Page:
Natural England chair designate Andrew Sell’s wood
I’ve written a fair bit over the past 3 years about Think Tanks. Are they a force for good?
Most Think Tanks are on the right of the political spectrum – in fact practically all of them are. Many are euro sceptic and some verge on the libertarian. They are paid for by secretive individuals and organisations and that means they can be fronts for corporate interests. These fronts can be highly effective, especially when the media fail to recognise them as fronts – take the simmering row between George Monbiot and the BBC, over the IEA, who he claims is acting as a front for the Tobacco Industry that funds it.
Think Tanks do some research, come up with a new policy idea, then advocate it as hard as possible through the channels of influence they already occupy – often through the rather shady networks of parliamentary researchers, special advisors, commentators and politicians. They can be extremely effective.
Matthew Elliott could be seen as Think Tanker in chief – he set up the Tax Payers Alliance + Big Brother Watch and has taken a sabbatical from TPA to run Business for Britain, another eurosceptic outfit. Elliott recently celebrated the influence of the tiny area of the Westminster Village where the wonks hang out. he also celebrated the number of Think tankers who have moved seamlessly from think tank to ministerial special advisor (SPAD) to politician to minister. Nick Herbert and Nick Boles both rose from Think Tank roles to ministerial positions, via safe Tory seats.
He finished his article thus “2014 is likely to be a defining year for British politics and think-tanks and campaign groups will all be lobbying hard to influence the parties’ manifestos. Everyone who wants to see a creative, innovative and provocative political debate over the next eighteen months should welcome the fact that, whilst politics inside the Houses of Parliament can often feel stale, in Britain we are lucky to have a thriving think-tank scene.”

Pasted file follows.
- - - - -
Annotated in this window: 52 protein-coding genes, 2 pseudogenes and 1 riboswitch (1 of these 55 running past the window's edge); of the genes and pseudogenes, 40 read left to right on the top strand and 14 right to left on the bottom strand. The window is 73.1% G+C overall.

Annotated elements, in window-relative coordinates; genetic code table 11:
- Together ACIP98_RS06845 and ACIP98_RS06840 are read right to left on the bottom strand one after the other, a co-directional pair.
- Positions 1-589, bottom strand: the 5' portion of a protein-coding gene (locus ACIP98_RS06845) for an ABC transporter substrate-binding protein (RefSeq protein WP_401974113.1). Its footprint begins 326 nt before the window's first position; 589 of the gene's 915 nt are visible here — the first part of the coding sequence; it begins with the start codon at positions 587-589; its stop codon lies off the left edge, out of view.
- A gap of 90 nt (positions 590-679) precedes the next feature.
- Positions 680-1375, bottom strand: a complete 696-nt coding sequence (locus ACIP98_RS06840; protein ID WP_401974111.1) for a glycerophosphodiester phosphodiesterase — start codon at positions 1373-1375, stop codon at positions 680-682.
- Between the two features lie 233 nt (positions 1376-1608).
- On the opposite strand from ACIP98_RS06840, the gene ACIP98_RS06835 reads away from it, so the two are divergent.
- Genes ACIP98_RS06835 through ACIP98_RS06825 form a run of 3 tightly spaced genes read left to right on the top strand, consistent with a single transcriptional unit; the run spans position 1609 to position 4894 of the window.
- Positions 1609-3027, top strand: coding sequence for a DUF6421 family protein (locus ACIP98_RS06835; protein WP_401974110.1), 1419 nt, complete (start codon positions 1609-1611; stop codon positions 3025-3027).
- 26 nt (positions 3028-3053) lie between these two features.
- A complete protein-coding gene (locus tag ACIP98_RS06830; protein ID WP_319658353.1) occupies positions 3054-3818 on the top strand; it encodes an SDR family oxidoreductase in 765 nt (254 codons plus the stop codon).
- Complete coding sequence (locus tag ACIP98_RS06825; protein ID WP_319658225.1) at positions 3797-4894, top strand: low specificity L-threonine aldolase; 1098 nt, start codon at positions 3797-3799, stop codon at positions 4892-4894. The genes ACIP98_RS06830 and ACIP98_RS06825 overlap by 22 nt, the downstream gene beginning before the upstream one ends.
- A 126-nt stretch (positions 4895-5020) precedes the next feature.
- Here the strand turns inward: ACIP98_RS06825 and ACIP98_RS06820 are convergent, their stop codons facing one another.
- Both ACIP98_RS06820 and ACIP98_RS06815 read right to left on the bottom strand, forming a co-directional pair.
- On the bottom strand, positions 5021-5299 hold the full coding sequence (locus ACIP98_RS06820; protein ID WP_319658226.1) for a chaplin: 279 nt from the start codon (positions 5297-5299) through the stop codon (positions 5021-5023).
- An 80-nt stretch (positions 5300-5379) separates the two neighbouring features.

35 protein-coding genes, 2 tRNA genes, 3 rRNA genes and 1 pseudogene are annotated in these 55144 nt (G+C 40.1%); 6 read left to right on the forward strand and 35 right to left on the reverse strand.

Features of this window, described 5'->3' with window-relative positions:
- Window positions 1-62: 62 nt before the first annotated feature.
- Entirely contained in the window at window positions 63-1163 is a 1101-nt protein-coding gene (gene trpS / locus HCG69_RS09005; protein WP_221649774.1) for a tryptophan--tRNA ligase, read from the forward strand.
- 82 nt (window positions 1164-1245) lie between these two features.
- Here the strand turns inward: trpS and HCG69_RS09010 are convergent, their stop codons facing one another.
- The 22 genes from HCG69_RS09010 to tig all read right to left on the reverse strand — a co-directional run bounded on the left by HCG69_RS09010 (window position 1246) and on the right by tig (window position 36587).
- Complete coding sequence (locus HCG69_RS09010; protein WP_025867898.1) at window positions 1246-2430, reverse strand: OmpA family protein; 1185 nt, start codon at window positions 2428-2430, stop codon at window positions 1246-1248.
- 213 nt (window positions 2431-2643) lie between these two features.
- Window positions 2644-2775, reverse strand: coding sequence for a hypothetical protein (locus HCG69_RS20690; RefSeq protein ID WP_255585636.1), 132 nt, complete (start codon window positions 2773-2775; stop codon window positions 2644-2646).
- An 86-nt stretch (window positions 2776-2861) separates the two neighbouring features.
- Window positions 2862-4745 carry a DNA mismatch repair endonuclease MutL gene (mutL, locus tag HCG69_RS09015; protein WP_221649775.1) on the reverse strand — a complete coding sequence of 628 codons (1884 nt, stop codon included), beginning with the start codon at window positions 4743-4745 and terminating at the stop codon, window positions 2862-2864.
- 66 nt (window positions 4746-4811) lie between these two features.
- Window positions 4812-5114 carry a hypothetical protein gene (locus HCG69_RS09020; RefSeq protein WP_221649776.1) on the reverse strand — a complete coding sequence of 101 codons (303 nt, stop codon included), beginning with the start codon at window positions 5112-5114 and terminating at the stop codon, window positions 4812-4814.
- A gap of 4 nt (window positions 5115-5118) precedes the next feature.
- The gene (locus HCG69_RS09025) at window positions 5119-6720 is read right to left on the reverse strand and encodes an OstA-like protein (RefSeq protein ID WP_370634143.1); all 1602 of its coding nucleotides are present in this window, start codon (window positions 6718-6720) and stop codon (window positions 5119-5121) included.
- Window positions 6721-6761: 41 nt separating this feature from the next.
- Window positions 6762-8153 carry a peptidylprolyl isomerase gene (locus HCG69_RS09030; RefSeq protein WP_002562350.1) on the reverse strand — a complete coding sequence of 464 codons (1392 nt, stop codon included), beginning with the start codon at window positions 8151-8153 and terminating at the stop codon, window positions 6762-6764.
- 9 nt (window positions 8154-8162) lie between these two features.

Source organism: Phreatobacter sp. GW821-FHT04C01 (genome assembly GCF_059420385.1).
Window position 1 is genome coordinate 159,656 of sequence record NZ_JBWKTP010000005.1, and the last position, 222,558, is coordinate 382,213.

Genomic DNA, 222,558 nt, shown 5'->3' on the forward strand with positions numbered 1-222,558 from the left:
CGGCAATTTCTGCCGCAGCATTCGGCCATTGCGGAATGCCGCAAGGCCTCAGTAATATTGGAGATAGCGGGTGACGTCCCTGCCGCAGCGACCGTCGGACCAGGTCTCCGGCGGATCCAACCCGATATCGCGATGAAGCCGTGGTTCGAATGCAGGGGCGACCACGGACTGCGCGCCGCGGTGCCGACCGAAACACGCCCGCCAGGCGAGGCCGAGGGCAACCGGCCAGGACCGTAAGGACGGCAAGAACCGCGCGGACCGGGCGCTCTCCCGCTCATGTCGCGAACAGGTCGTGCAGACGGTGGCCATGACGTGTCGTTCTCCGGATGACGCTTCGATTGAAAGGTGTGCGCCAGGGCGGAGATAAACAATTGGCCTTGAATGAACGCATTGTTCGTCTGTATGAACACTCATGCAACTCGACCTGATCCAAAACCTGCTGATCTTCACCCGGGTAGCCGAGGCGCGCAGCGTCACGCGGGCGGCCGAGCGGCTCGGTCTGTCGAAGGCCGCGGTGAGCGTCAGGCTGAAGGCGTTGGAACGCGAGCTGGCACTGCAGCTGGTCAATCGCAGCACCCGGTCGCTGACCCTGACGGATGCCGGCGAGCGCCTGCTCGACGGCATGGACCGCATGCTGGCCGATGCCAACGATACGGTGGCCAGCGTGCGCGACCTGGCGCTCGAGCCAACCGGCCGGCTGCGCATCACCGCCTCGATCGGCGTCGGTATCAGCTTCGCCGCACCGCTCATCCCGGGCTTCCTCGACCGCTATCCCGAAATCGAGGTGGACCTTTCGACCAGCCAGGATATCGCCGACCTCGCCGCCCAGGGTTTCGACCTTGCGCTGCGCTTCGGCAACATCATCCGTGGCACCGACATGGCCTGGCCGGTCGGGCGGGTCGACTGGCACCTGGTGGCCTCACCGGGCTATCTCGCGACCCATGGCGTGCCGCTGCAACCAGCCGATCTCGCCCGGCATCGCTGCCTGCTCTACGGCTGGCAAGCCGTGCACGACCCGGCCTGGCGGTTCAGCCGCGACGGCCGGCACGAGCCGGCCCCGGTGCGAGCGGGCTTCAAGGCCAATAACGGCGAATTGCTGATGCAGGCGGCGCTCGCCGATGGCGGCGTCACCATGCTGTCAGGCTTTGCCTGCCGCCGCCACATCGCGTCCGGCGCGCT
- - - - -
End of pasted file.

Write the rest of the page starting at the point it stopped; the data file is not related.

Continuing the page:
Does anyone else find this deeply alarming? The thriving think tank scene of which Elliott talks is unelected, funded by secretive organisations, often with corporate interests hiding behind astroturf. How is Britain lucky to have this lot creating policy for Government to impose on us?
Even more amazingly, many are also charities – now charities are very restricted in the political activity they can carry out. The Policy Exchange is a charity – this is the one Tory donor Andrew Sells is just resigning from as Treasurer.Who Funds You gave Policy Exchange a D (the worst is E – Tax Payers Alliance and the Adam Smith Institute got an E) for transparency, because they give no information about who funds them. Powerbase identify individuals and corporations in the City as providing PE with much of its funding. And one only has to look at its list of Directors to see in which part of the political spectrum it sits.
If Policy Exchange is just another charity, like the RHS, and is studious to avoid accusations of political partisanship – why would Andrew Sells feel the need to resign from its board?